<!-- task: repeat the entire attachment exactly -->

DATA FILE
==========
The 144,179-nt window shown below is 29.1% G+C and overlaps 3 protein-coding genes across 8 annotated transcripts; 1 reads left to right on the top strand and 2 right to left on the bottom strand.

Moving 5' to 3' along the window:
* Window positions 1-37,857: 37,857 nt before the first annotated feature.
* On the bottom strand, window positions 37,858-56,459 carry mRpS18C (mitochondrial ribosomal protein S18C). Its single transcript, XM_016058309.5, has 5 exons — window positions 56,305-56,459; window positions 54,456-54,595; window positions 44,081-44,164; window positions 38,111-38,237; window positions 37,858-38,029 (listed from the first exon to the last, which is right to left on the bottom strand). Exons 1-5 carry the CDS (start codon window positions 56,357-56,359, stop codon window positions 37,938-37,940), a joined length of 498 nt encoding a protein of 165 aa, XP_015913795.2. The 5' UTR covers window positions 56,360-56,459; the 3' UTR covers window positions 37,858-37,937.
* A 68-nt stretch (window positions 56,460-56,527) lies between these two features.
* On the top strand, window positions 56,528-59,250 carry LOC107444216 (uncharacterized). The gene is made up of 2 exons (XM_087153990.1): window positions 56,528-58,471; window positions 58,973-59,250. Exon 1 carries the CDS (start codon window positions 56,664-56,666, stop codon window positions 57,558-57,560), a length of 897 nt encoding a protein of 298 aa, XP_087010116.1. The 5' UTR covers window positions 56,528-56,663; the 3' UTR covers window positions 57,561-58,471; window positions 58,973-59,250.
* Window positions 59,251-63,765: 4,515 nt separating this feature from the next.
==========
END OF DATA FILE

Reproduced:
The 144,179-nt window shown below is 29.1% G+C and overlaps 3 protein-coding genes across 8 annotated transcripts; 1 reads left to right on the top strand and 2 right to left on the bottom strand.

Moving 5' to 3' along the window:
* Window positions 1-37,857: 37,857 nt before the first annotated feature.
* On the bottom strand, window positions 37,858-56,459 carry mRpS18C (mitochondrial ribosomal protein S18C). Its single transcript, XM_016058309.5, has 5 exons — window positions 56,305-56,459; window positions 54,456-54,595; window positions 44,081-44,164; window positions 38,111-38,237; window positions 37,858-38,029 (listed from the first exon to the last, which is right to left on the bottom strand). Exons 1-5 carry the CDS (start codon window positions 56,357-56,359, stop codon window positions 37,938-37,940), a joined length of 498 nt encoding a protein of 165 aa, XP_015913795.2. The 5' UTR covers window positions 56,360-56,459; the 3' UTR covers window positions 37,858-37,937.
* A 68-nt stretch (window positions 56,460-56,527) lies between these two features.
* On the top strand, window positions 56,528-59,250 carry LOC107444216 (uncharacterized). The gene is made up of 2 exons (XM_087153990.1): window positions 56,528-58,471; window positions 58,973-59,250. Exon 1 carries the CDS (start codon window positions 56,664-56,666, stop codon window positions 57,558-57,560), a length of 897 nt encoding a protein of 298 aa, XP_087010116.1. The 5' UTR covers window positions 56,528-56,663; the 3' UTR covers window positions 57,561-58,471; window positions 58,973-59,250.
* Window positions 59,251-63,765: 4,515 nt separating this feature from the next.